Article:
As to what people can expect; it is 5 whiskies and 5 tunes and as the incredible musicians will be drinking the same whiskies as the lucky attendees, in true Highland style there might just be an extra tune at the end. The idea is to be introduced to the first dram, then enjoy it with the music and then we all drink, listen and repeat 4 more times.
I find that the more interactive sessions are and the more involved the guests are and therefore the better the tastings are. So folk can type questions about whisky, music or Scotland into the chat and while the musicians play I will read these and we can answer them after each song.
MALT: Will there be an audience as such? What has been the response from the musicians to the format and the lack of a crowd in such intimate venues?
Marie: Sadly, there will be no audience this year, but we have engaged two well-loved broadcasters, Gary Innes and Eilidh Cormack to introduce and MC the live-streamed events. They will be the connection between the live stream, performers and audience. Gary will even be drawing a raffle on Saturday night at the Ceilidh!
MALT: You have a variety of ticket options available, even for those that god forbid, don’t like whisky! If successful, which we all hope it is, do you anticipate the online aspect become a feature of future festivals?
Marie: In an uncertain future, it is important to adapt and to continue delivering a programme of performing arts while supporting Scotland’s artists; showcase Skye’s unique rural communities, and keep Scotland’s cultural heritage alive and relevant. We must find new ways of engaging and working with new and existing audiences.
We do not want our new methods of delivering performing arts to audiences to be a mere crisis response but an ongoing strategy for change and adaptation towards building audience confidence, community and organisational sustainability. We see this greater online presence as an opportunity to be fully inclusive in our programming and reach a targeted and limitless worldwide audience. We wish to continue to deliver exciting events both on and offline into the future.
MALT: Apart from UK tickets, you’ve also managed to include a Stateside option for those wanting to participate from the other side of the Atlantic was that a logistical nightmare?
Aeneas: When we first realised that we could no longer bring international clients to Scotland, we quickly decided to bring Scotland to the people. In the Spring we had some logistical headaches in bringing whisky to our international clients (not at all apparent to them I hasten to add!). Through that we have built up a network of passionate whisky partners and new friends, so now things are pretty seamless. In 2020 we have been on a virtual whisky journey bringing over 50 different Scottish distilleries to over 500 enthusiasts all across the globe. During a time when travel stopped, we were able to increase the love for Scotland via Scotch and stories and now we are adding music into the mix.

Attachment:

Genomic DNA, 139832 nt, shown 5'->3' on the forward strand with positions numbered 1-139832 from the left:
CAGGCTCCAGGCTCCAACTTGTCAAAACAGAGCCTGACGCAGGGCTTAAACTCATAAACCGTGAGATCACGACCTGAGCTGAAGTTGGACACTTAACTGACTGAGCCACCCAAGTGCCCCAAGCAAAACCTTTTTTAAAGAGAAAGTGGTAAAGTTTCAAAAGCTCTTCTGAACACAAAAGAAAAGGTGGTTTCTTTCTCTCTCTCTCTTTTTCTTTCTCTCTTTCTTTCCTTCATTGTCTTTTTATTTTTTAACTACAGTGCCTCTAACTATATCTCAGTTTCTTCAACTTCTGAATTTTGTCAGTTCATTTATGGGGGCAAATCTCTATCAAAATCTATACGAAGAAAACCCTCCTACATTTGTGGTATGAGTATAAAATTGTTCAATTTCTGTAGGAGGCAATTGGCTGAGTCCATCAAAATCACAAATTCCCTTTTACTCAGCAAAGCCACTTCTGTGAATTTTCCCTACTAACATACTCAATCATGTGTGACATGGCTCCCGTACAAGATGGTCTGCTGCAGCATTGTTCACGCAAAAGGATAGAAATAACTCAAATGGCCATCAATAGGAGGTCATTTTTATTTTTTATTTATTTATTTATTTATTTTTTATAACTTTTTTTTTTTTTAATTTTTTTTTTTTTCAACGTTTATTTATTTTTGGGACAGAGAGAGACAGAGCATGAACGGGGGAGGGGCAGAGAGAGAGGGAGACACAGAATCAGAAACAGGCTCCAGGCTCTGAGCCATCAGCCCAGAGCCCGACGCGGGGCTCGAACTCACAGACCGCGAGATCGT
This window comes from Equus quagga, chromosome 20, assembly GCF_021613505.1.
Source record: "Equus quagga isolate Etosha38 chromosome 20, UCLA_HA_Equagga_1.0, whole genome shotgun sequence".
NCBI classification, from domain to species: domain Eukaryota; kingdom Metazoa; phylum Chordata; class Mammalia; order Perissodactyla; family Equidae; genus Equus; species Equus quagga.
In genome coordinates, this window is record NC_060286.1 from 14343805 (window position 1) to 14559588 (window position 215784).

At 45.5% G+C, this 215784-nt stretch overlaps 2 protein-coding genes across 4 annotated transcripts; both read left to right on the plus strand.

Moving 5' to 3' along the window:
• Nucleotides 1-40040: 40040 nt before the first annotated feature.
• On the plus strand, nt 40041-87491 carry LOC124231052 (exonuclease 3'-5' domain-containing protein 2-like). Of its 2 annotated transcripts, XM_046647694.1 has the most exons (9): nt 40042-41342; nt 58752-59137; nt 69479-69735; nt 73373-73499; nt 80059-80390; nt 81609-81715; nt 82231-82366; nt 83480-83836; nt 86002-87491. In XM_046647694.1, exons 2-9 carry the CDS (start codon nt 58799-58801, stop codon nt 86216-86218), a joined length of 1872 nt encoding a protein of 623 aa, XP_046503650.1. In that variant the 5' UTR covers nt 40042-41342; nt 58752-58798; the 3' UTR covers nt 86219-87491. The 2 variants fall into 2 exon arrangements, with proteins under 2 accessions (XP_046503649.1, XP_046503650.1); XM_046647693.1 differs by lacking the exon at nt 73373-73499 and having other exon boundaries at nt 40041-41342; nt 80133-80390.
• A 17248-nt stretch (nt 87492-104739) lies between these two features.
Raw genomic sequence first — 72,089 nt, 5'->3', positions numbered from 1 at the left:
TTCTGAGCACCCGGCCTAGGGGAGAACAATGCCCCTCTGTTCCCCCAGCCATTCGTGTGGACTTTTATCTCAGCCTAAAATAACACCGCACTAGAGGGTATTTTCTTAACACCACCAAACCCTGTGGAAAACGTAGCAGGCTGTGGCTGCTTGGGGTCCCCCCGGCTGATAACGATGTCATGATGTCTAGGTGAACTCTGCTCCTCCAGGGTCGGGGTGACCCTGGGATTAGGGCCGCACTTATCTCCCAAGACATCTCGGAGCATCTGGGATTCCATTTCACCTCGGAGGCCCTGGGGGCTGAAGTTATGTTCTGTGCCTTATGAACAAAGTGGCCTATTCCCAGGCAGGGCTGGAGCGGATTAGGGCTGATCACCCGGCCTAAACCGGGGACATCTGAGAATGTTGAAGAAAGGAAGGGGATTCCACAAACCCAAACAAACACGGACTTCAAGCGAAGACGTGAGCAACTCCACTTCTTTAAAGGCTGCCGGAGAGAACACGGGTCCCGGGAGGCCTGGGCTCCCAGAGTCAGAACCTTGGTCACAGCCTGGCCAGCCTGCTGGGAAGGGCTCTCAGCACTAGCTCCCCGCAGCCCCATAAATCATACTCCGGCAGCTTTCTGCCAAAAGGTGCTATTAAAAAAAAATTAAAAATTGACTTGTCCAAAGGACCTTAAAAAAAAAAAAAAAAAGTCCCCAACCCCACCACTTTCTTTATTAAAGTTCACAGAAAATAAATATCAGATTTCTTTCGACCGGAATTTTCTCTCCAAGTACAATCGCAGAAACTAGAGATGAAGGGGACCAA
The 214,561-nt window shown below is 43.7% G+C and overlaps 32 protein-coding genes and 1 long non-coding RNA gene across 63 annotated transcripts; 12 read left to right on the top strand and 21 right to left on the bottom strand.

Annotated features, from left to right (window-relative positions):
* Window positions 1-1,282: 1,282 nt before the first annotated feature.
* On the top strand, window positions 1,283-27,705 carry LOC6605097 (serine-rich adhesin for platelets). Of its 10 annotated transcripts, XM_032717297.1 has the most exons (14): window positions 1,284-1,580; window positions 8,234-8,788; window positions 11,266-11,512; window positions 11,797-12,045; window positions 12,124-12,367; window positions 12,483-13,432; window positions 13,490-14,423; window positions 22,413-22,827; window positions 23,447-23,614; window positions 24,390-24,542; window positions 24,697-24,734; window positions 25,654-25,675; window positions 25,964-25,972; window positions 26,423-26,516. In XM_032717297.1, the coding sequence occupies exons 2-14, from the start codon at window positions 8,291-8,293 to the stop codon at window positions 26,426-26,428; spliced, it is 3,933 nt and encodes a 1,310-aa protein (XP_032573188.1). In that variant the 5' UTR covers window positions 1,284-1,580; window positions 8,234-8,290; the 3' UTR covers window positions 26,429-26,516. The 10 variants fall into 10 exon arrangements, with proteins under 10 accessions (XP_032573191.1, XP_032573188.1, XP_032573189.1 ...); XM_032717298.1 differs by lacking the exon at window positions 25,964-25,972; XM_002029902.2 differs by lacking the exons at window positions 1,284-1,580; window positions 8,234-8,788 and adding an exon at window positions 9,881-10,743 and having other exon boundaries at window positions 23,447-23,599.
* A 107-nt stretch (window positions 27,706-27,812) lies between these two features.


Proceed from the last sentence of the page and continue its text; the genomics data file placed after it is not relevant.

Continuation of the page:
MALT: Any clues as to what whiskies will be on offer? Will Aeneas O’Hara finally open that Daftmill? There must be a Talisker on the menu?
Aeneas: I promise Jason that the inaugural Daftmill you mention, will be opened when the Kingdom of Fife is an independent principality again and either you or Francis Cuthbert are proclaimed its rightful King. As for Talisker, it has rightfully featured a lot in my tastings this year, however, I felt for this one that it would be a little too easy. So once travel opens up again people will just have to taste it for themselves on Skye, since as you know yourself, it tastes better on the island. I can tell you that there will be a Deanston 18 which was proclaimed on one of my previous tastings as being like the whisky equivalent of drinking butter (this was meant in a complementary way rather than inferring an immediate cardiac arrest). We will also feature Glenlossie a distillery close to my heart, a red wine cask finish which is another favourite whisky expression of mine and a fantastic distillery which has a connection to the ancient kings of Scotland.
MALT: Finally, what would you say to those that don’t like traditional music or expect it involves lots of swords and choreographed kilt dancing?
Aeneas: We have moved on a lot from the days of Brigadoon Jason, but regardless… tell me who doesn’t love a sword and a kilt?
The Scottish Trad music scene is so vibrant, and fully embraces the 21st century with lots of musicians bringing their own unique take to the tradition. Added to this is the guaranteed great craic and banter you will always get from these performers. There are great tunes and there are also great stories to accompany them!
My thanks to Marie and Aeneas for their time and efforts to deliver this memorable event and festival. For more information please visit SEALL Small Halls, or for festival tickets here and hopefully I’ll see you there with a dram, or at least on Isle of Skye, one day.
Images kindly provided by SEALL Festival of Small Halls and Away From the Ordinary.